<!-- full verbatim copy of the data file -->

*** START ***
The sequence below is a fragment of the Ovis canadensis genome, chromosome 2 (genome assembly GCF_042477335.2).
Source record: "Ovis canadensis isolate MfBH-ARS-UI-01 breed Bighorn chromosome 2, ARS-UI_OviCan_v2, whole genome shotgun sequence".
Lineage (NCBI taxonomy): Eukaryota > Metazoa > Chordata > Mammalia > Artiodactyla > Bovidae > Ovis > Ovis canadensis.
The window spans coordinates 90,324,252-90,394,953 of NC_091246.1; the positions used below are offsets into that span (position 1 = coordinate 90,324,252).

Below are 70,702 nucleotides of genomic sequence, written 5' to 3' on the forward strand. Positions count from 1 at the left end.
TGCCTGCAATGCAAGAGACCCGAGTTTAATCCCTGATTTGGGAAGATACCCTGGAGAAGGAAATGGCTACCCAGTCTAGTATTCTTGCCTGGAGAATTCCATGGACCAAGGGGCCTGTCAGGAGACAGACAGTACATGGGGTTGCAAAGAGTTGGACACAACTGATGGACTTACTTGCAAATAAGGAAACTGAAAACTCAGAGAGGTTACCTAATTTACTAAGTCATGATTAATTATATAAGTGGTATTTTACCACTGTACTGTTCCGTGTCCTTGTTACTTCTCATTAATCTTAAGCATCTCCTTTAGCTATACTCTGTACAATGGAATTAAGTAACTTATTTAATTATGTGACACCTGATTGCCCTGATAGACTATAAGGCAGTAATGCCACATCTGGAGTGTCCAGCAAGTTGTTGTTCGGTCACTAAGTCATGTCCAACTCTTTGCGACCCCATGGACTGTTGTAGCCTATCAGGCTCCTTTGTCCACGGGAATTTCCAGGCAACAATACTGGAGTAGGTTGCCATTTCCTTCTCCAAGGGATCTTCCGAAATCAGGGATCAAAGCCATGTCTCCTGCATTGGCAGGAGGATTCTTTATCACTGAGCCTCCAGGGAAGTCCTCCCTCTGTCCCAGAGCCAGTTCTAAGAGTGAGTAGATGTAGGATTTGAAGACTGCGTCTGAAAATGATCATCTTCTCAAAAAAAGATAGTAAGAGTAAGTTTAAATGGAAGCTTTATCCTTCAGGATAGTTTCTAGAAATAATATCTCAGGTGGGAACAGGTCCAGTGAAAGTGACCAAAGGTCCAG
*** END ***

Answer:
The sequence below is a fragment of the Ovis canadensis genome, chromosome 2 (genome assembly GCF_042477335.2).
Source record: "Ovis canadensis isolate MfBH-ARS-UI-01 breed Bighorn chromosome 2, ARS-UI_OviCan_v2, whole genome shotgun sequence".
Lineage (NCBI taxonomy): Eukaryota > Metazoa > Chordata > Mammalia > Artiodactyla > Bovidae > Ovis > Ovis canadensis.
The window spans coordinates 90,324,252-90,394,953 of NC_091246.1; the positions used below are offsets into that span (position 1 = coordinate 90,324,252).

Below are 70,702 nucleotides of genomic sequence, written 5' to 3' on the forward strand. Positions count from 1 at the left end.
TGCCTGCAATGCAAGAGACCCGAGTTTAATCCCTGATTTGGGAAGATACCCTGGAGAAGGAAATGGCTACCCAGTCTAGTATTCTTGCCTGGAGAATTCCATGGACCAAGGGGCCTGTCAGGAGACAGACAGTACATGGGGTTGCAAAGAGTTGGACACAACTGATGGACTTACTTGCAAATAAGGAAACTGAAAACTCAGAGAGGTTACCTAATTTACTAAGTCATGATTAATTATATAAGTGGTATTTTACCACTGTACTGTTCCGTGTCCTTGTTACTTCTCATTAATCTTAAGCATCTCCTTTAGCTATACTCTGTACAATGGAATTAAGTAACTTATTTAATTATGTGACACCTGATTGCCCTGATAGACTATAAGGCAGTAATGCCACATCTGGAGTGTCCAGCAAGTTGTTGTTCGGTCACTAAGTCATGTCCAACTCTTTGCGACCCCATGGACTGTTGTAGCCTATCAGGCTCCTTTGTCCACGGGAATTTCCAGGCAACAATACTGGAGTAGGTTGCCATTTCCTTCTCCAAGGGATCTTCCGAAATCAGGGATCAAAGCCATGTCTCCTGCATTGGCAGGAGGATTCTTTATCACTGAGCCTCCAGGGAAGTCCTCCCTCTGTCCCAGAGCCAGTTCTAAGAGTGAGTAGATGTAGGATTTGAAGACTGCGTCTGAAAATGATCATCTTCTCAAAAAAAGATAGTAAGAGTAAGTTTAAATGGAAGCTTTATCCTTCAGGATAGTTTCTAGAAATAATATCTCAGGTGGGAACAGGTCCAGTGAAAGTGACCAAAGGTCCAG